Financial Advisor Practice

Incentive Plans for Key Employees: Part 1

Experts and laymen agree that one constant of successful companies is a stable, motivated management team. This quality not only contributes to corporate success, it is also key to the business owner’s successful business exit.

Should you decide to sell your business to a third party, you’ll discover that potential buyers place significant value on the strength of your management team—if that management team can be expected to remain after you have left the business. Similarly, if you contemplate selling the business to family (or to employees), the likelihood of being paid for the business after you’ve left can be entirely dependent on the strength of your remaining management team.

In short, capable management remaining with the company can be the key to getting top dollar for your business. Without such management your exit may be more difficult.

One of the many factors involved in creating, motivating and keeping good management is the creation of a properly designed incentive plan for key employees. To be successful, an incentive plan must motivate the management team to increase the value of the company in a measurable way. Only by increasing company value do employees receive the incentive (ownership or cash).

Successful plans share four basic elements:

First, the plan is specific. Employees know, in advance and in writing, what standards need to be met to receive the incentive.

Second, the incentive is substantial. For many years, a bonus of at least 10 percent of annual compensation, (again in stock or cash) was the minimum necessary to motivate a key employee. But today, the minimum potential incentive has risen to 25 percent of annual compensation, and sometimes more. This substantial amount is only earned and paid upon the attainment of a performance standard that you set. (The next issue of The Exit Planning Review™ will describe various performance standards in more detail.)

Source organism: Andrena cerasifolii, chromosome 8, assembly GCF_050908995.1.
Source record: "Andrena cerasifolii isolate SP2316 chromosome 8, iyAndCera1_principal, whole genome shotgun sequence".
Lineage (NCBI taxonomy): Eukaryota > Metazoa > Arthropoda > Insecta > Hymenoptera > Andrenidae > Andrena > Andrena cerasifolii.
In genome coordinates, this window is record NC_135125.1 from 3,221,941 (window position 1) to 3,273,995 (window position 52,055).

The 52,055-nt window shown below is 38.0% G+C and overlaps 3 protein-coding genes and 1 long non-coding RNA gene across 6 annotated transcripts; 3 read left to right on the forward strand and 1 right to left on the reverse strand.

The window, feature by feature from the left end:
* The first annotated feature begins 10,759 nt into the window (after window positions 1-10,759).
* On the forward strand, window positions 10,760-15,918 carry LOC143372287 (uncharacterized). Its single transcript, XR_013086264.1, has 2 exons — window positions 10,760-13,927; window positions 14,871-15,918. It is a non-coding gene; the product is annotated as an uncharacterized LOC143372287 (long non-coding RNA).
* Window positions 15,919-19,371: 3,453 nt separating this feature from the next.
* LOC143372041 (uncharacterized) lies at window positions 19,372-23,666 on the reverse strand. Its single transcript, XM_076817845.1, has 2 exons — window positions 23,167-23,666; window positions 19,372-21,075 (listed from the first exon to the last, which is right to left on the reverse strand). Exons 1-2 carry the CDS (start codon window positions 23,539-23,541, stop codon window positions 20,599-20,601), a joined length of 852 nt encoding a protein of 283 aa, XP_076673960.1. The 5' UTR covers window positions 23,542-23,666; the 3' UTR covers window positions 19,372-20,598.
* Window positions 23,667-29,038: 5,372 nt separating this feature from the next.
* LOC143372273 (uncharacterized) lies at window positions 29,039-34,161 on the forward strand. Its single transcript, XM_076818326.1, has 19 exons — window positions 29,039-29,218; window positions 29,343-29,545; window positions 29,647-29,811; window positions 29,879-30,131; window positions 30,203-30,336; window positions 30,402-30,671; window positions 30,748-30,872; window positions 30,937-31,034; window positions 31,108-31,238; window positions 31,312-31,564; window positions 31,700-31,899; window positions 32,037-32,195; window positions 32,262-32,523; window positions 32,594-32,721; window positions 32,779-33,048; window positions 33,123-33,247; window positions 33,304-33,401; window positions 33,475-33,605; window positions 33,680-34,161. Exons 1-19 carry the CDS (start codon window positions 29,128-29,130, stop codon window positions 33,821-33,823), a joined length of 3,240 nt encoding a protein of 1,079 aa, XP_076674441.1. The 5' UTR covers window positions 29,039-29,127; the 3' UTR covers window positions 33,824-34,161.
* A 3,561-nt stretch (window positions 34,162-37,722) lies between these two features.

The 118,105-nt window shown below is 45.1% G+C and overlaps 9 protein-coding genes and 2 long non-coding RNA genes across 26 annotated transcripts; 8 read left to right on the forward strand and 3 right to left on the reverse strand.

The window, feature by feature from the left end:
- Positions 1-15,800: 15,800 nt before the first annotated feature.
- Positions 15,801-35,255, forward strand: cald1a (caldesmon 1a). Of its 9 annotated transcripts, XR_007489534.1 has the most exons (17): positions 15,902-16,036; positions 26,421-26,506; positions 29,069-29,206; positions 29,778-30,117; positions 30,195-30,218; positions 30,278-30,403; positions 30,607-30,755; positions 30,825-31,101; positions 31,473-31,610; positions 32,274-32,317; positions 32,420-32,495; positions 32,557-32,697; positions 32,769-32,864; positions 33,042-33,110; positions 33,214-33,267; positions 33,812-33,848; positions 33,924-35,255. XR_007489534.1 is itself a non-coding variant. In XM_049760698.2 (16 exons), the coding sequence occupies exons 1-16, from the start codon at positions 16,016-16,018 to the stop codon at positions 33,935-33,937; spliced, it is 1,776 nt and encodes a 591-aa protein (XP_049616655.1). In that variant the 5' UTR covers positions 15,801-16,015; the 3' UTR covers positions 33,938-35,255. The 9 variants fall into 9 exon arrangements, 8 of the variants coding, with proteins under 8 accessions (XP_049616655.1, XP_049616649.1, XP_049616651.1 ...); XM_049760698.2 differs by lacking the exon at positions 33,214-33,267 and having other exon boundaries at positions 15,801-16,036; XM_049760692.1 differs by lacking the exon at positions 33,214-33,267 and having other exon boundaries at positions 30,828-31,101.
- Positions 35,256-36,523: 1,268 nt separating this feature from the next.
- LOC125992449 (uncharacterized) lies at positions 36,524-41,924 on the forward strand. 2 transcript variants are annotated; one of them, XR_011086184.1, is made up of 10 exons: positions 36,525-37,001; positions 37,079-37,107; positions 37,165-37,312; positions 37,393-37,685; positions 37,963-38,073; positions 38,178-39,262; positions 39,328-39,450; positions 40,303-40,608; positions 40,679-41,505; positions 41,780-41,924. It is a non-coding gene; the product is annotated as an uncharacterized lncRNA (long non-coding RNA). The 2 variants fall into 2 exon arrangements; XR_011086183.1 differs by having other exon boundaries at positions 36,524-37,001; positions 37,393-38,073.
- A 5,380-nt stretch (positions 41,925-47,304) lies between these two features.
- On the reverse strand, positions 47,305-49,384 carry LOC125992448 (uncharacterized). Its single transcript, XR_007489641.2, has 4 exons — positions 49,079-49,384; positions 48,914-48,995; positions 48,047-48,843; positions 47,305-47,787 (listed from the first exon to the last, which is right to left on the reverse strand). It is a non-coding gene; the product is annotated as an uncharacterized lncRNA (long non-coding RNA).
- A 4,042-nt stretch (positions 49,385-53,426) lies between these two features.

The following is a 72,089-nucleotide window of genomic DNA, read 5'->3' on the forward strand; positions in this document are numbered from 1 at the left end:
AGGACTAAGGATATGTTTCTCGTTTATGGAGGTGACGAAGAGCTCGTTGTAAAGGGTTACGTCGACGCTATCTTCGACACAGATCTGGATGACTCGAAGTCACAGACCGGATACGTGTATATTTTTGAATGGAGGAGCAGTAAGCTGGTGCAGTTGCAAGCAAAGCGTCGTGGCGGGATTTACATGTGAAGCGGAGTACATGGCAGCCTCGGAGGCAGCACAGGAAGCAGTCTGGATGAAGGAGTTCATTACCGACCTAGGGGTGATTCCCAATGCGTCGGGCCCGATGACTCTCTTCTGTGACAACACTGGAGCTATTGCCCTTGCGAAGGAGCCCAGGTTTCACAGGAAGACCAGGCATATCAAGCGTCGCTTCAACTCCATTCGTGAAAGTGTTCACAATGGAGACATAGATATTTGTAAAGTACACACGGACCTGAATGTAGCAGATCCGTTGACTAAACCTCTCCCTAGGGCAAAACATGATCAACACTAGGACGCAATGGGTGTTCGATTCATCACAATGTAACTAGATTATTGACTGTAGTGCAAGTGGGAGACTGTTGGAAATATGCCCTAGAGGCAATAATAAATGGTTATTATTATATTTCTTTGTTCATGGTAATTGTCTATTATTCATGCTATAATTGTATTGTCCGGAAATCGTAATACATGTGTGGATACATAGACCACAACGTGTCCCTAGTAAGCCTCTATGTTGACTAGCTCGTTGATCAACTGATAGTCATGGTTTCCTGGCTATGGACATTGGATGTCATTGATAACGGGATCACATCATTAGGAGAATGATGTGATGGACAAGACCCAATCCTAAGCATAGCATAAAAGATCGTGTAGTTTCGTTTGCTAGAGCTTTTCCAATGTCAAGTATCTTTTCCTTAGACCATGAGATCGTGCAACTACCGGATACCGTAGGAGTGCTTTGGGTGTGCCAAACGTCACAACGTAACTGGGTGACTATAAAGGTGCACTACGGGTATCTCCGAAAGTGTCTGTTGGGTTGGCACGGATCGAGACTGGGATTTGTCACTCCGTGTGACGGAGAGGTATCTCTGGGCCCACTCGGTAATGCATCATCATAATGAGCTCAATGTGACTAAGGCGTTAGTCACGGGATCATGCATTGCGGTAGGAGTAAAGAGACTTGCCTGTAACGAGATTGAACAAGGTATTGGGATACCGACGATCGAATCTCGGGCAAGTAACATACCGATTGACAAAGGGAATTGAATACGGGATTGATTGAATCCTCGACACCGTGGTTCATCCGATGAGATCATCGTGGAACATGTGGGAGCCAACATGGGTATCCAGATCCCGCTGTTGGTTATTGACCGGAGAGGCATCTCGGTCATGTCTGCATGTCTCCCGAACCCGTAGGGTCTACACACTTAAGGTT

Third, the plan handcuffs management to the business. Employees are motivated to stay with the company in the short term as well as (and more importantly) after you’ve left it.

Fourth, the key employee earns the incentive bonus based on a performance standard, that, when attained, increases the value of your business.

This fourth element is critical to a properly designed incentive plan.

Management incentive plans are based upon the assumption that the plan provides incentive. What is often less clear is exactly what the incentive motivates the employee to do. Effective incentive plans motivate employees to act in ways that increase business value. Remember, your ultimate goal is to build enterprise value that you will someday convert to cash.

The next issue of The Exit Planning Review™ will discuss specific performance criteria that can be used to motivate employees to increase the value of your company.

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